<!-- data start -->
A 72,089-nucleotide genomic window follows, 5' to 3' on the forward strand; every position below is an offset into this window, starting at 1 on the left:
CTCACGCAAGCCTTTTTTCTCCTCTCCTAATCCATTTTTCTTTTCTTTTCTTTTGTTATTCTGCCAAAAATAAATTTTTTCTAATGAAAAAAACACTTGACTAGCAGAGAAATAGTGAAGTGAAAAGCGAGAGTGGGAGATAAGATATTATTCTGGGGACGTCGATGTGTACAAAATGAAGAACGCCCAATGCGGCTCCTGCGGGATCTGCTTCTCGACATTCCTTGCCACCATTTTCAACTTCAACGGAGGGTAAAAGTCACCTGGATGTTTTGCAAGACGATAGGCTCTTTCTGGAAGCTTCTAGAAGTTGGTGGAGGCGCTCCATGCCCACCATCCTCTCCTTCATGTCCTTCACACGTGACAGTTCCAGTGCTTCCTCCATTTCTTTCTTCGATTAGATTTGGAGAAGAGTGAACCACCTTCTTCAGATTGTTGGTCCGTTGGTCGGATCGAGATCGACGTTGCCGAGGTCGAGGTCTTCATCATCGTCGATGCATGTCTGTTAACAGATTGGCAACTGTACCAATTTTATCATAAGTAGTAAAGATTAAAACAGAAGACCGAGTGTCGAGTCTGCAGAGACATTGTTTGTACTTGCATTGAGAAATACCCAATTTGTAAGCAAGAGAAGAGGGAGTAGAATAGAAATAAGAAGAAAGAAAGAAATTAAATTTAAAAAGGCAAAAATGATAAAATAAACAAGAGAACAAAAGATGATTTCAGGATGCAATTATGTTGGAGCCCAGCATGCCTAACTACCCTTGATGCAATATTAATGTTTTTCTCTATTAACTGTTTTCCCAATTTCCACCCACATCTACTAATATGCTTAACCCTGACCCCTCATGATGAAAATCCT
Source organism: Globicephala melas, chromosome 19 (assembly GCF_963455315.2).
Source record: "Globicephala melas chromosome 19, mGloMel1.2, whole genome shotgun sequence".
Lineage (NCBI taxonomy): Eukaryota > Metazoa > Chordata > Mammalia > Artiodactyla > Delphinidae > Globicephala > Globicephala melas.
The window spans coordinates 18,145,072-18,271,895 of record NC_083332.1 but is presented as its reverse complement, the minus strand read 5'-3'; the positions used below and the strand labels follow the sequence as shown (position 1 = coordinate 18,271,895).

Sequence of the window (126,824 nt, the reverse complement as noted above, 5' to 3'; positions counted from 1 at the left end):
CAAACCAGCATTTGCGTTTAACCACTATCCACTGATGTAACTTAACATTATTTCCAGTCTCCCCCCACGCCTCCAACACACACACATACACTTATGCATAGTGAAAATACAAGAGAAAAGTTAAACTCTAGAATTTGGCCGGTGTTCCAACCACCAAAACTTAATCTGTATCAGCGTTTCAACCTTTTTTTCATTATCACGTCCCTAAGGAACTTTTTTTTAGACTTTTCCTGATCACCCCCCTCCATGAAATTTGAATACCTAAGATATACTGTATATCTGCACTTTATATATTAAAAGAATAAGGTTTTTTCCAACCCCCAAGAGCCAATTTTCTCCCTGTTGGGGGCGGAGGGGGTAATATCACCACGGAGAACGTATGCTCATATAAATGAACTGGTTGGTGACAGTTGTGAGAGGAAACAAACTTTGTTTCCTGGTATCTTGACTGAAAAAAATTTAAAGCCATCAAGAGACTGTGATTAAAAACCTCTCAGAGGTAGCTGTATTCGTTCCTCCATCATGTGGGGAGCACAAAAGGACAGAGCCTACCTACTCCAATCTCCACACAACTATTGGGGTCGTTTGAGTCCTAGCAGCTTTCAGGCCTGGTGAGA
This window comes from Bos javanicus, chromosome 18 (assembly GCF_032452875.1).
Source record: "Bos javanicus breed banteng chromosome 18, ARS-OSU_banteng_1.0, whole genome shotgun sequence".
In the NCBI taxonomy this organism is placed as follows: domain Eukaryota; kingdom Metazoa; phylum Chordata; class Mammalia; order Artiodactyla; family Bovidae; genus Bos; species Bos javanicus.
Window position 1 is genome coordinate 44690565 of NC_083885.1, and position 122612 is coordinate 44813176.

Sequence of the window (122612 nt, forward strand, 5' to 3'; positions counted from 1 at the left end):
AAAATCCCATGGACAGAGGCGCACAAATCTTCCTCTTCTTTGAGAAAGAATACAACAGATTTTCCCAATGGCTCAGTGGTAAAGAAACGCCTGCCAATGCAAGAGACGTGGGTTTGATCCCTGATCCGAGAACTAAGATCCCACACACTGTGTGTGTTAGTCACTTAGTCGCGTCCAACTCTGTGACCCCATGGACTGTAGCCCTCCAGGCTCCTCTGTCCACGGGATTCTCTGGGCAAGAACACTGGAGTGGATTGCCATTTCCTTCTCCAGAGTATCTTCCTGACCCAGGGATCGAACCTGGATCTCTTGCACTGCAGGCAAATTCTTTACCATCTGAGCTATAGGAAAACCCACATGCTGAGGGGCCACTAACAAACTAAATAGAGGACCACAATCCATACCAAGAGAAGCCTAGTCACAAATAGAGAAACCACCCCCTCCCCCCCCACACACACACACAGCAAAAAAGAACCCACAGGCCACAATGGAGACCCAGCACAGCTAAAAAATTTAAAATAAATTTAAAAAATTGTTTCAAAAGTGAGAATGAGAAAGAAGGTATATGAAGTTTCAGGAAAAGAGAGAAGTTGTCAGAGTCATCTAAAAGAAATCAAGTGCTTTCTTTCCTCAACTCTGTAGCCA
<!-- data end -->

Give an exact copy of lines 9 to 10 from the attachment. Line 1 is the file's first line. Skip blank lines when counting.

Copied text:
This window comes from Bos javanicus, chromosome 18 (assembly GCF_032452875.1).
Source record: "Bos javanicus breed banteng chromosome 18, ARS-OSU_banteng_1.0, whole genome shotgun sequence".